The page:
9/2017 The following CRIT Tribal members need to contact the CRIT Enrollment office to update their mailing addresses as soon as possible.If you have any questions you may direct them to (928) 669-1304. At the Special Meeting held on June 8, 2017, Tribal Council enacted amendments to the Domestic Relations Code to include Article 4: Paternity and Maternity.The Amendments enacted a paternity code and reserved a section for a maternity code should Tribal Council choose to enact a maternity code at a later date.The paternity code governs paternity actions in the tribal court, which seek to establish who the legal father of a child is.Before that, women such as Frances Cupis were unable to press charges against violent partners in tribal court.(Whitney Shefte/The Washington Post) Tribal police chief Michael Valenzuela drove through darkened desert streets, turned into a Circle K convenience store and pointed to the spot beyond the reservation line where his officers used to take the non-Indian men who battered Indian women.“Congressmen all were asking, how are non-Indians going to be tried by a group of Indian jurors?” Against that opposition last year, the Obama administration was able to push through only the narrowest version of a law to prosecute non-Indians.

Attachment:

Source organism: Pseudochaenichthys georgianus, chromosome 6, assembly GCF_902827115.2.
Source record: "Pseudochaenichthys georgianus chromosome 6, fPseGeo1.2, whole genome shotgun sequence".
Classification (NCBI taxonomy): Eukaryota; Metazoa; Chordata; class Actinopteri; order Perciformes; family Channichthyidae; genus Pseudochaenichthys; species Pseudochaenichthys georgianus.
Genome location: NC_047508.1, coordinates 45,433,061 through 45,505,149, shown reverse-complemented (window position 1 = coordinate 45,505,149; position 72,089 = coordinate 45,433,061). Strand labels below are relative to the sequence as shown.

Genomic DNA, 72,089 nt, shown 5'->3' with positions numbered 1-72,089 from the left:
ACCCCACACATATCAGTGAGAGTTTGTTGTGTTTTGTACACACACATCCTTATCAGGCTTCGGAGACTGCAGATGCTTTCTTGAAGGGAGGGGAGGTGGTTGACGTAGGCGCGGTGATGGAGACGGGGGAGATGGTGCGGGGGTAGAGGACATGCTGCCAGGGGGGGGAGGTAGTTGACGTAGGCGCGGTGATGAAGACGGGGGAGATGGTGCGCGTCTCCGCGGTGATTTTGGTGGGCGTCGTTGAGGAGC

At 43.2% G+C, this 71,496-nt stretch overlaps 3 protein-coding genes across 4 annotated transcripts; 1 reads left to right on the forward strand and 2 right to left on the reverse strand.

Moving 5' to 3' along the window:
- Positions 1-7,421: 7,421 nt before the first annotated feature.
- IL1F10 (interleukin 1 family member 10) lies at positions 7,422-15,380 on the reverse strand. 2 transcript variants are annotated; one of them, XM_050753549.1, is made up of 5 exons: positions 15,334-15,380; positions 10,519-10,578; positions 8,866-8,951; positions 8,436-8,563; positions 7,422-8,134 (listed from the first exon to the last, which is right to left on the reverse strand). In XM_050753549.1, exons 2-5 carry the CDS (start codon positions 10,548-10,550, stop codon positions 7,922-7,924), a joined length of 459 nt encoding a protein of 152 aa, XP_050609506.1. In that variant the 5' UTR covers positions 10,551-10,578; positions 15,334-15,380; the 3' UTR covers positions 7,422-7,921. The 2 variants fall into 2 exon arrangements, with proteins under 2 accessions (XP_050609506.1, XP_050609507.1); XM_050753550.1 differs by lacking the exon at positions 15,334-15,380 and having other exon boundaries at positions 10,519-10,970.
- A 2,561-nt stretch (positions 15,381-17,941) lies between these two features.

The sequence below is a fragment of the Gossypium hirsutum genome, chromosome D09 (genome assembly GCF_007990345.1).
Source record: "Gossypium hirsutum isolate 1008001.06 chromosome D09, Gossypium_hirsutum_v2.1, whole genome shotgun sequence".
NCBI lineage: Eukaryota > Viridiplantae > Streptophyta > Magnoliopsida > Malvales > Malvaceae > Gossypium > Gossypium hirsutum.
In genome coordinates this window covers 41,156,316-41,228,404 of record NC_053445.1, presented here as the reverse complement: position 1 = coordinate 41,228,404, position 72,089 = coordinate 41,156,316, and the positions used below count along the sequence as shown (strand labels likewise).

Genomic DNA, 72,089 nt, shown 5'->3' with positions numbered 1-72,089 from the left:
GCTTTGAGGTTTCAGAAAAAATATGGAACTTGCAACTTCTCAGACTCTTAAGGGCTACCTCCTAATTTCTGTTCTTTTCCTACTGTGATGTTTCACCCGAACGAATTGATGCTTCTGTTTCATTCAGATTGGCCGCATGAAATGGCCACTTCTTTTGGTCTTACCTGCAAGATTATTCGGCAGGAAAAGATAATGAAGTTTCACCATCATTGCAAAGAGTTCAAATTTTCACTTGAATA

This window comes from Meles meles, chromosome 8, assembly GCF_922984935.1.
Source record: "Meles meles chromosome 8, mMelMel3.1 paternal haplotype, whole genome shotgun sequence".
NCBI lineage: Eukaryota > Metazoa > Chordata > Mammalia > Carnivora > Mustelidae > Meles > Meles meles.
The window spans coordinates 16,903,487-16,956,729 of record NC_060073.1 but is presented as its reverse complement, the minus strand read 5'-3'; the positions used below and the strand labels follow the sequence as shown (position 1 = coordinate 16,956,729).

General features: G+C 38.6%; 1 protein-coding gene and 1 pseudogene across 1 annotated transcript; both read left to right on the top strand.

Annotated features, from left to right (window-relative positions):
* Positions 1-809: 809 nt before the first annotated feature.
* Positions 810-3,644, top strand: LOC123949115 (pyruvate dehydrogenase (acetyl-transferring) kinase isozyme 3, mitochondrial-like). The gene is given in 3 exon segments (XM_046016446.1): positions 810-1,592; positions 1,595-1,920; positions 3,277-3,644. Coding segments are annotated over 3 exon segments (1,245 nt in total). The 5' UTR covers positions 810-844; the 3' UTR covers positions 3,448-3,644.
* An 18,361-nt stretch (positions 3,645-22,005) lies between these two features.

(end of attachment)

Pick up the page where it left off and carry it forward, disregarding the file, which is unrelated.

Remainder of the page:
Instead of driving Lopez to the Circle K and telling him to leave the reservation, they arrested him.The tribe’s officials are facing intense scrutiny and thorny legal challenges as they prepare for their first prosecution of a non-Indian man.“Everyone’s feeling pressure about these cases,” said Pascua Yaqui Chief Prosecutor Alfred Urbina. No one wants to screw anything up.” A year ago, Urbina traveled to Washington with tribal Chairman Peter Yucupicio and others from the tribe to meet with House Majority Leader Eric Cantor (R-Va.).While it covers domestic and dating-violence cases involving Native Americans on the reservation, the law does not give tribes jurisdiction to prosecute child abuse or crimes, including sexual assault, that are committed by non-Indians who are “strangers” to their victims.In addition, the law does not extend to Native American women in Alaska.